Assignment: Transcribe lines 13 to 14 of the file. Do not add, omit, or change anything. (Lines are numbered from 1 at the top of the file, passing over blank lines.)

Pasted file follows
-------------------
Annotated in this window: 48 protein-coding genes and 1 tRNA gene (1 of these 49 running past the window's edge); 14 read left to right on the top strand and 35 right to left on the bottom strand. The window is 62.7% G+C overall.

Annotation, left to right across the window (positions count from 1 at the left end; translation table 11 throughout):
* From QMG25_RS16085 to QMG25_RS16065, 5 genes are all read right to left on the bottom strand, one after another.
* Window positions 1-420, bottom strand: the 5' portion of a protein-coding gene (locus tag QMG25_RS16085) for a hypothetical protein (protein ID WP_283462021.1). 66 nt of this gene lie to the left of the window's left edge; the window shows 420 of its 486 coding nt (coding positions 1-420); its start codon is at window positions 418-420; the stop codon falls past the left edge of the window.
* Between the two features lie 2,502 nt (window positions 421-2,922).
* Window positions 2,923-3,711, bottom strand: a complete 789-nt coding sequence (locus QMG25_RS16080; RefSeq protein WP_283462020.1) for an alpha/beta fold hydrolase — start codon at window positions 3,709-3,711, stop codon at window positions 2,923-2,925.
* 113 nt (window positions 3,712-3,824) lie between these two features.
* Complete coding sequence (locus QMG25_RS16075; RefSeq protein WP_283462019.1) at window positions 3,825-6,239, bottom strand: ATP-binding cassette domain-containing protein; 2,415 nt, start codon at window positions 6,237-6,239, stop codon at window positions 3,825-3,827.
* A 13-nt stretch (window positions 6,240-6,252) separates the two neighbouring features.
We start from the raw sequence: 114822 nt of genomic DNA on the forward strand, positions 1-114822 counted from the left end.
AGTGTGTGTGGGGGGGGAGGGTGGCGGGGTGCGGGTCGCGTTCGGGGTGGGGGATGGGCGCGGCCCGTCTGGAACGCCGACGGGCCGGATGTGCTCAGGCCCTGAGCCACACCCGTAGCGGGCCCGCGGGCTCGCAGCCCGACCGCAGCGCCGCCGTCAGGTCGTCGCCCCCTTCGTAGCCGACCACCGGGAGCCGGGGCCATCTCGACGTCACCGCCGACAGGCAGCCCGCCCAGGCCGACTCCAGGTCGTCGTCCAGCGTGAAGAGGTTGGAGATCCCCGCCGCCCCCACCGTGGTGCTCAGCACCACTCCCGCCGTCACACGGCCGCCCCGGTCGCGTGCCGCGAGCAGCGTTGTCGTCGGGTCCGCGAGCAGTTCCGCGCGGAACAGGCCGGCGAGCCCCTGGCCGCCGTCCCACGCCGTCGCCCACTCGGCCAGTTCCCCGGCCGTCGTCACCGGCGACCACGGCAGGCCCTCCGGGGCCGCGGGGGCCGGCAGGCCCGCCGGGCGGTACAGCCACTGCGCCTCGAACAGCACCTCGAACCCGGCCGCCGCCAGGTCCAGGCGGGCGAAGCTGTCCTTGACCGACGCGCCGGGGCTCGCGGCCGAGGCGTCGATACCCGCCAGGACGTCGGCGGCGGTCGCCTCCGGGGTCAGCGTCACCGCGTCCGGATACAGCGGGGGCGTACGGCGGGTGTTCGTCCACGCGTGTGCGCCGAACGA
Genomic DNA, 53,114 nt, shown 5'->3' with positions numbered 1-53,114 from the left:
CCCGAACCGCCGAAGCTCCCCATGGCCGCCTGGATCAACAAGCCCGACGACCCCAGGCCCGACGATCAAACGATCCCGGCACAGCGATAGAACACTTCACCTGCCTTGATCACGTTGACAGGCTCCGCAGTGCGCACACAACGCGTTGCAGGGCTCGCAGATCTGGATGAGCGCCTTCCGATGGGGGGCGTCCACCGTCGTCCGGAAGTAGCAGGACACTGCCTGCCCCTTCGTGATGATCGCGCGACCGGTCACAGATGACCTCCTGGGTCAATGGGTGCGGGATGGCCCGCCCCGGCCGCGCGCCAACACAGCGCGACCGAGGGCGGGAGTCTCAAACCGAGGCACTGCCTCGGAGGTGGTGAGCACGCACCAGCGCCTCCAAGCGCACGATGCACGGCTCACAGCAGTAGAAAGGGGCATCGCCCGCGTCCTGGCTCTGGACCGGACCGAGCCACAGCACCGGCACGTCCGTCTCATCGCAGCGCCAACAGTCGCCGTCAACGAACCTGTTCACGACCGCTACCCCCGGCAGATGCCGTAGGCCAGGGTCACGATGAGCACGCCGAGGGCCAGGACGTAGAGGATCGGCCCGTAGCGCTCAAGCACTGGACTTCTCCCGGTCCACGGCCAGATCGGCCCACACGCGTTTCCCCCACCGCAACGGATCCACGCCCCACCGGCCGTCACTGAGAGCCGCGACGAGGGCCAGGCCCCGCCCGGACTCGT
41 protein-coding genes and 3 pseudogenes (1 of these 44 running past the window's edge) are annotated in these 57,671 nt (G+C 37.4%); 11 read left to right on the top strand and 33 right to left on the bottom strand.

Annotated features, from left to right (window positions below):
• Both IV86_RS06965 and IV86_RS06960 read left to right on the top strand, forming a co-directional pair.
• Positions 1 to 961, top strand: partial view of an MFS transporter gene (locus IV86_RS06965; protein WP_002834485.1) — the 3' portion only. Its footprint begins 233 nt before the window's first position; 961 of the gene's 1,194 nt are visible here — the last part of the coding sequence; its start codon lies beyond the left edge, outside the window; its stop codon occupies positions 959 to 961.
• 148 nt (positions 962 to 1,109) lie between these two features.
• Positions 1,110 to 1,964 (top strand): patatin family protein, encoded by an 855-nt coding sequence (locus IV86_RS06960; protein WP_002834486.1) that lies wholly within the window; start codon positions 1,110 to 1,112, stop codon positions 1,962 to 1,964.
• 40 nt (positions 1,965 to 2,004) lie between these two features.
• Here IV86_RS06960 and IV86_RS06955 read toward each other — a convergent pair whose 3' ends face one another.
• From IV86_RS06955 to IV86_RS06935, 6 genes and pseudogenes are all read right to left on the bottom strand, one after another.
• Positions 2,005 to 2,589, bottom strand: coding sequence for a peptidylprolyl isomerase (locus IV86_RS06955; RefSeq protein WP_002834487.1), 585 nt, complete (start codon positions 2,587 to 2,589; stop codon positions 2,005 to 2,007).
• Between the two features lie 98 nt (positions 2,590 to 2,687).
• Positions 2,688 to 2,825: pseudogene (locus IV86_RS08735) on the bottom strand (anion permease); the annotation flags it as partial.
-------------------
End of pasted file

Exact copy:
CCCGAACCGCCGAAGCTCCCCATGGCCGCCTGGATCAACAAGCCCGACGACCCCAGGCCCGACGATCAAACGATCCCGGCACAGCGATAGAACACTTCACCTGCCTTGATCACGTTGACAGGCTCCGCAGTGCGCACACAACGCGTTGCAGGGCTCGCAGATCTGGATGAGCGCCTTCCGATGGGGGGCGTCCACCGTCGTCCGGAAGTAGCAGGACACTGCCTGCCCCTTCGTGATGATCGCGCGACCGGTCACAGATGACCTCCTGGGTCAATGGGTGCGGGATGGCCCGCCCCGGCCGCGCGCCAACACAGCGCGACCGAGGGCGGGAGTCTCAAACCGAGGCACTGCCTCGGAGGTGGTGAGCACGCACCAGCGCCTCCAAGCGCACGATGCACGGCTCACAGCAGTAGAAAGGGGCATCGCCCGCGTCCTGGCTCTGGACCGGACCGAGCCACAGCACCGGCACGTCCGTCTCATCGCAGCGCCAACAGTCGCCGTCAACGAACCTGTTCACGACCGCTACCCCCGGCAGATGCCGTAGGCCAGGGTCACGATGAGCACGCCGAGGGCCAGGACGTAGAGGATCGGCCCGTAGCGCTCAAGCACTGGACTTCTCCCGGTCCACGGCCAGATCGGCCCACACGCGTTTCCCCCACCGCAACGGATCCACGCCCCACCGGCCGTCACTGAGAGCCGCGACGAGGGCCAGGCCCCGCCCGGACTCGT
41 protein-coding genes and 3 pseudogenes (1 of these 44 running past the window's edge) are annotated in these 57,671 nt (G+C 37.4%); 11 read left to right on the top strand and 33 right to left on the bottom strand.